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Shadow Volume 99 [Pulp Reprint] #5186
The Shadow Volume 99
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Product Code: 5186


The Shadow
Volume 99

Who knows what evil lurks in the hearts of men? The Shadow knows! The Dark Avenger becomes immeshed in murderous masquerades in two pulp thrillers by Walter B. Gibson and Theodore Tinsley writing as "Maxwell Grant." First, from colorful carnival festivities arises a baffling puzzle, leading The Shadow to don a series of disguises to solve "Mardi Gras Mystery." Then, the Knight of Darkness journeys to a "City of Fear" to unmask a master of disguise who can impersonate anyone—even The Shadow himself! Which Shadow will have the last laugh? BONUS: Anthony Tollin unmasks "The Many Faces of The Shadow." This instant collector's item showcases the classic color pulp covers by George Rozen and Graves Gladney and the original interior illustrations by Tom Lovell and Earl Mayan, with original commentary by popular culture historian Will Murray.

John Olsen Reviews the Stories in The Shadow #99
Review written and copyrighted by John Olsen; used with permission

"Mardi Gras Mystery" was published in the September 1, 1935 issue of The Shadow Magazine. From the colorful, exciting, traditional festivities of the Mardi Gras arises a baffling mystery for The Shadow to solve.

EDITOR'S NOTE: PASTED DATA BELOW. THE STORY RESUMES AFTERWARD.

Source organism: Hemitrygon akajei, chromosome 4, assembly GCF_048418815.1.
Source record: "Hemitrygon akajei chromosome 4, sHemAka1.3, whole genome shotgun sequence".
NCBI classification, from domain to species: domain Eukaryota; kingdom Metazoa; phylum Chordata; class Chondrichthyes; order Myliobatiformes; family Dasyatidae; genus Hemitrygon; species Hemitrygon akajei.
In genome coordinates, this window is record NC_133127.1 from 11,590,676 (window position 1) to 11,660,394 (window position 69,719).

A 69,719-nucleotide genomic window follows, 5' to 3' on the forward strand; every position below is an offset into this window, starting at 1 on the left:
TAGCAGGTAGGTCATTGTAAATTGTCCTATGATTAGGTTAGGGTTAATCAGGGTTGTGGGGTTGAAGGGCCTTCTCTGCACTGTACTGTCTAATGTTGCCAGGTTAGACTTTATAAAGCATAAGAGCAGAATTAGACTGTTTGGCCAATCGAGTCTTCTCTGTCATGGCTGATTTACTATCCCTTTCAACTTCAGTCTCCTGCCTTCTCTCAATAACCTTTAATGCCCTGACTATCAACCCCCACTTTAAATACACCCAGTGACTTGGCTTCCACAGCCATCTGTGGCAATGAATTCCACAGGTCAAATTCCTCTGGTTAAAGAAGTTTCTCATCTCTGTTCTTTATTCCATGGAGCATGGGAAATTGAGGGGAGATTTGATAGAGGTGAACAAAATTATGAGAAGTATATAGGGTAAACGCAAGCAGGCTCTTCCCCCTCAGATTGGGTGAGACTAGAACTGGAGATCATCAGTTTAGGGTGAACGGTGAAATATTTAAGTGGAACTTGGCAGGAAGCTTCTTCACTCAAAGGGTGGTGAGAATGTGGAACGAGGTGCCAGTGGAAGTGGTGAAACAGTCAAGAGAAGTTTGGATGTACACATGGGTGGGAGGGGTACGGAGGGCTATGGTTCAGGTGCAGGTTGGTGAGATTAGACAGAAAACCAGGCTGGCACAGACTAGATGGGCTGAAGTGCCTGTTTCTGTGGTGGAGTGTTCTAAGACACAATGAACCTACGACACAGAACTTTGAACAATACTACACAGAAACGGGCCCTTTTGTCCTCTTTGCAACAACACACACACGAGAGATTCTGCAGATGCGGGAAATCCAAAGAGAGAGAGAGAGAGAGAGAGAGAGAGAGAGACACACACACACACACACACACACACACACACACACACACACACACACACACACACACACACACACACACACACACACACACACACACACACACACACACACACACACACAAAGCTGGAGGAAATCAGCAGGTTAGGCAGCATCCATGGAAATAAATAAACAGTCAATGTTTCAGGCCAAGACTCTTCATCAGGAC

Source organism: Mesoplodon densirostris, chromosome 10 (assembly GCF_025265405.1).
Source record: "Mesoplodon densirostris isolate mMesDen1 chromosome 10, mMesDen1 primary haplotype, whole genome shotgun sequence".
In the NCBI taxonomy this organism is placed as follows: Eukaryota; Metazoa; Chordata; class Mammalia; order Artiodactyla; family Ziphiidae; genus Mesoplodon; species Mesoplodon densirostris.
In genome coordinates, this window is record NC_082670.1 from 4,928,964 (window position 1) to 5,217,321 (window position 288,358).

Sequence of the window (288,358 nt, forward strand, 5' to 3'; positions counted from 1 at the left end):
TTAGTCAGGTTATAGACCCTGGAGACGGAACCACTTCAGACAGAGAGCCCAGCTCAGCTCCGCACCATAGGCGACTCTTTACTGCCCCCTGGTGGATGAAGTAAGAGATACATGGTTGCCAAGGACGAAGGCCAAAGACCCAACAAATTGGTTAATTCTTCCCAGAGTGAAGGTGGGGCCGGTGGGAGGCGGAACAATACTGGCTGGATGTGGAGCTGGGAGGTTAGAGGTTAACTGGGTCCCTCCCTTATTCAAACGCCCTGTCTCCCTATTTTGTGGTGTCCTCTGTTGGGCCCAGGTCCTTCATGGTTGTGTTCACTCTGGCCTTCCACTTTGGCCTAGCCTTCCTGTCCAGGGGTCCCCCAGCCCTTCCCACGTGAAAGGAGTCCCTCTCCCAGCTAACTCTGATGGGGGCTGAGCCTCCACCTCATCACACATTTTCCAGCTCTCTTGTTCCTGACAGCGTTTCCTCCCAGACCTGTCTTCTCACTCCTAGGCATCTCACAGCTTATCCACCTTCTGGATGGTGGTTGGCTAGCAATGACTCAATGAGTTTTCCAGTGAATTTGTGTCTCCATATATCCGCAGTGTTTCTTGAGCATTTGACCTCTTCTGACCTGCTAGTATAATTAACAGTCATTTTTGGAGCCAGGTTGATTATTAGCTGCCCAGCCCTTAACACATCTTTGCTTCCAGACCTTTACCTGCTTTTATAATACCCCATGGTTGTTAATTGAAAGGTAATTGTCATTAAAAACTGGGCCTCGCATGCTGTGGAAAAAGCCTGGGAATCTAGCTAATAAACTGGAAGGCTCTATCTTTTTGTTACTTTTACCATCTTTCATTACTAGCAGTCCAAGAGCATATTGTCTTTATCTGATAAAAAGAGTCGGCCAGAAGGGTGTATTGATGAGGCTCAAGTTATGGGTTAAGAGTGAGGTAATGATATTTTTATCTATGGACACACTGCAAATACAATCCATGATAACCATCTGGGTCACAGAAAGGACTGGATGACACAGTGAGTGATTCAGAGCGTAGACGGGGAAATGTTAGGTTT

It’s a fun Shadow mystery, but it suffers from some plotting issues. I liked the locations and the puzzling mystery. But when all is explained, I found the explanation to be unlikely, in the extreme. Gangsters have gone to strange and convoluted lengths to accomplish something that could have been done so much easier in a straightforward manner. But, of course, then we would have had no story... or at least a much abbreviated one. So the end result is that I felt a bit cheated by the story. It was a fun ride, but in the end I was let down.
Our story opens during Mardi Gras as a young man costumed as a French colonial gentleman stolls along the Rue Royale. Beneath the mask, the young man is Andrew Blouchet, last of an old Louisiana family. Young Andrew lives on a small inheritance, but finds it harder and harder to make ends meet. But all that is about to change. And change in a most mysterious way!
As he passes Gallion’s restaurant, Blouchet encounters another masked reveler. She wears a short-skirted ballet dress. He doesn’t know who she is, but is drawn by her magnetic beauty. She comes up to him holding a flat, black box that glistens with polish. The corners and hinges are of silver. She hands him the box, telling him, “Here is the box. Keep it hidden until you are alone.”